Domar, the West and Russian economics: a historical perspective
The paper discusses Evsey Domar’s role as a link between economics in the West
and in Russia, including his influence on some Brazilian economists. The Russian heritage
he brought with him from Harbin (Manchuria) to the US consisted of an interest in socialism
and Russian history. He paid close attention to the 1947 Varga controversy in the USSR.
Domar’s rediscovery of Feldman’s (1928) growth model in 1957 brought it to the attention of Western and Soviet economists alike. Soviet economic development was also discussed
in his interpretation of Preobrazhensky’s (1926) approach to the interaction between agricultural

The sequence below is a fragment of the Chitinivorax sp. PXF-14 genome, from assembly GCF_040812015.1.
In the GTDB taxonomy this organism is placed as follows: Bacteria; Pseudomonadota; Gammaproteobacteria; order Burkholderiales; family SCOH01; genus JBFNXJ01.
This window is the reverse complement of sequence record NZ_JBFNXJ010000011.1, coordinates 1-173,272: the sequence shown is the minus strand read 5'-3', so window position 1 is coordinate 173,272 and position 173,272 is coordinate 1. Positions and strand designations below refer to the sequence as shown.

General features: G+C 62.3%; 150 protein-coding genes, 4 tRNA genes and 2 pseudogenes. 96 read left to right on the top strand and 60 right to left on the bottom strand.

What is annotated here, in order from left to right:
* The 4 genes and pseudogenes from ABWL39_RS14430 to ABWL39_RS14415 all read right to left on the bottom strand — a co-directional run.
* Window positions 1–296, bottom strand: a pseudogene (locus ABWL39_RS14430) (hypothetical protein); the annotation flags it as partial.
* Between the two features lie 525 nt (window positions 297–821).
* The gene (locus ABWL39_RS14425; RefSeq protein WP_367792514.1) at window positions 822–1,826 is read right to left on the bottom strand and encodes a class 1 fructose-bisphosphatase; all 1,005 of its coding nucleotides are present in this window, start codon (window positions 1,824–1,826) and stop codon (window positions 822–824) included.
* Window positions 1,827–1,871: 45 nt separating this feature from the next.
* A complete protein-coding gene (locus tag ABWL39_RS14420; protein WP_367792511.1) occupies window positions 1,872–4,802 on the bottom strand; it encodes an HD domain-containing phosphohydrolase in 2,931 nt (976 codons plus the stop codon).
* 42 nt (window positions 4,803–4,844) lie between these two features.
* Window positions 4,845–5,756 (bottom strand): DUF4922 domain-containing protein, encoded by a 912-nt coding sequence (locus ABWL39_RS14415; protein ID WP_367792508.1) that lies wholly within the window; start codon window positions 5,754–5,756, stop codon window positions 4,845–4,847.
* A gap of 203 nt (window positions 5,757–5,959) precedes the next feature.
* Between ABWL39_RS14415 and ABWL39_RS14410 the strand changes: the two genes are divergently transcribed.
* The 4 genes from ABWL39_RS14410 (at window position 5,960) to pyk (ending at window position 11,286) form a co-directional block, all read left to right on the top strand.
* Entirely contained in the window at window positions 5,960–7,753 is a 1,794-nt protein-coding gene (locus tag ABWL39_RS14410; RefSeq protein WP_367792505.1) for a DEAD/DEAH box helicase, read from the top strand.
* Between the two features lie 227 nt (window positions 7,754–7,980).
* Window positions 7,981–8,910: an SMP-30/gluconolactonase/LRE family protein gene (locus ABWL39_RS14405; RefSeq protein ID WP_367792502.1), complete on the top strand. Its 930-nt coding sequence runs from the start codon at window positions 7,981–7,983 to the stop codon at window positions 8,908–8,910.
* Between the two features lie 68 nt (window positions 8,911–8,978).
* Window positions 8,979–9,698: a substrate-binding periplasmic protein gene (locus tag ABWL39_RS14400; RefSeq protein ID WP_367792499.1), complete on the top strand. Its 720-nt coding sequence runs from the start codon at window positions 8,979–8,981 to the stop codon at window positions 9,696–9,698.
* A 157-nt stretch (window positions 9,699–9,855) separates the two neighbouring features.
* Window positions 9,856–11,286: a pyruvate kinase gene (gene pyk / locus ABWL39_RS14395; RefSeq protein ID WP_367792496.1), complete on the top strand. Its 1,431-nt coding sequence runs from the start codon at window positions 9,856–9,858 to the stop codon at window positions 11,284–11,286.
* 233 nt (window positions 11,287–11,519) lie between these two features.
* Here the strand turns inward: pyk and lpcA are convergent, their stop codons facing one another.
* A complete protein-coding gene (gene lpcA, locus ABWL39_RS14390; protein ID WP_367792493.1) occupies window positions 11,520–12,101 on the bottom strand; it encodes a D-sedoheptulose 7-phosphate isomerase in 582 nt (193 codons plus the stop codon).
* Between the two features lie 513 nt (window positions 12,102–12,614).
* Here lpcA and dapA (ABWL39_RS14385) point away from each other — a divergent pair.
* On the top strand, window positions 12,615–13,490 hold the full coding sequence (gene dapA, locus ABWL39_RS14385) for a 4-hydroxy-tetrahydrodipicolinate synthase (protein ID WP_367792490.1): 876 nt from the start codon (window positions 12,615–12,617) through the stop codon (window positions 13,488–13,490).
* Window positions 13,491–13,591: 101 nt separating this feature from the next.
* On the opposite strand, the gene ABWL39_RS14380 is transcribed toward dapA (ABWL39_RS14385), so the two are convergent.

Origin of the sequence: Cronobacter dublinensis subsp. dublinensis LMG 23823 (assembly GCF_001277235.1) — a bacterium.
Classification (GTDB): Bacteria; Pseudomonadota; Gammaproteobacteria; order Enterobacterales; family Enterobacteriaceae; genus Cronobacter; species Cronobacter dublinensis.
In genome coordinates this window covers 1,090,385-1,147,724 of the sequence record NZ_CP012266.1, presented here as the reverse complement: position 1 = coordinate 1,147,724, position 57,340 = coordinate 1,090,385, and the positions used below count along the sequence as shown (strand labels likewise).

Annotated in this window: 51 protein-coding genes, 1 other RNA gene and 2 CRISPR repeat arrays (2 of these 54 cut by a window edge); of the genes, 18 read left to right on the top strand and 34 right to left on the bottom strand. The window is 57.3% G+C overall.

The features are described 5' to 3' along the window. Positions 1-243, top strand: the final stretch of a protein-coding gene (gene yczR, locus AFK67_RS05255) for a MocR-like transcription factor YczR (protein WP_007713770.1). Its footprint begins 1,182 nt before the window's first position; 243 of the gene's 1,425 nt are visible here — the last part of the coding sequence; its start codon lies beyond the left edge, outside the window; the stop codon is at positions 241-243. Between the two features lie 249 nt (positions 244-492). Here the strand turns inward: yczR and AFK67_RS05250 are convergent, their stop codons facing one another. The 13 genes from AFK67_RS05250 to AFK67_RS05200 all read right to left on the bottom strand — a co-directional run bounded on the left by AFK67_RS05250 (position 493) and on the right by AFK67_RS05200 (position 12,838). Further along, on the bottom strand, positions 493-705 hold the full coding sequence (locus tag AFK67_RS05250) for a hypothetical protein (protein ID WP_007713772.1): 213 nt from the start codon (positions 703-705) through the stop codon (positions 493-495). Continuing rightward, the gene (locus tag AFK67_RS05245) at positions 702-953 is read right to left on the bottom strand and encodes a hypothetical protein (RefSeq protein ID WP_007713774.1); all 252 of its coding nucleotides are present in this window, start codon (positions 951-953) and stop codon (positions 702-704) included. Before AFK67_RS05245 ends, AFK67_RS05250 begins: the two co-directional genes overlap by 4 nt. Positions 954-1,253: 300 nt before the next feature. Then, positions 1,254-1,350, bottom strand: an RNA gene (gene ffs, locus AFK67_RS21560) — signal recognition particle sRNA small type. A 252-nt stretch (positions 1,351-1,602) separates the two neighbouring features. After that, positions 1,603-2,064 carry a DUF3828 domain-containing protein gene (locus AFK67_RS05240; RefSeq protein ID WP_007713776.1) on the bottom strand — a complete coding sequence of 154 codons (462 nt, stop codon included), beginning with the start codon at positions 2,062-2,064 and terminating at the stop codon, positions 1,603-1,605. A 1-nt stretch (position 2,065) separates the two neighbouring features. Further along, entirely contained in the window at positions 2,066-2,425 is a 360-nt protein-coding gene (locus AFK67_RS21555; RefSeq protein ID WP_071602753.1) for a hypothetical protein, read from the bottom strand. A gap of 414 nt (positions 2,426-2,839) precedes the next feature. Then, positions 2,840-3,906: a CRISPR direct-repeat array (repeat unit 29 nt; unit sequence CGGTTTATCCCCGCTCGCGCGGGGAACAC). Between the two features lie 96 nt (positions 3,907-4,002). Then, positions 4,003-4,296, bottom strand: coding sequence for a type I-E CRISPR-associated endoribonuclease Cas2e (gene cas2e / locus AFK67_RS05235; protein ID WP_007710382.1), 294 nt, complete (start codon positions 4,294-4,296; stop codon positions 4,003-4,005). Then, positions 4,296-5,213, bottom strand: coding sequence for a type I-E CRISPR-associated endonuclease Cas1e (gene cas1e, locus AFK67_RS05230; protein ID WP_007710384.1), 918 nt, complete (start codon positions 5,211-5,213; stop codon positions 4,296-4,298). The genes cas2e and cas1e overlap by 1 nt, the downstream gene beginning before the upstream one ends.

and industrial sectors. Domar’s 1966 seminal article on producer cooperatives
called attention to Tugan-Baranovsky’s 1915 book on the topic. Domar’s interest in history
resulted in his 1970 hypothesis about the origins of Russian serfdom and of North and
South American slavery. Soviet economists paid some attention to Domar’s growth models,
especially those involving depreciation and the time structure of capital goods.
JEL Classification: B22; B24; N00.
Keywords: Domar Russia West economic growth socialism economic history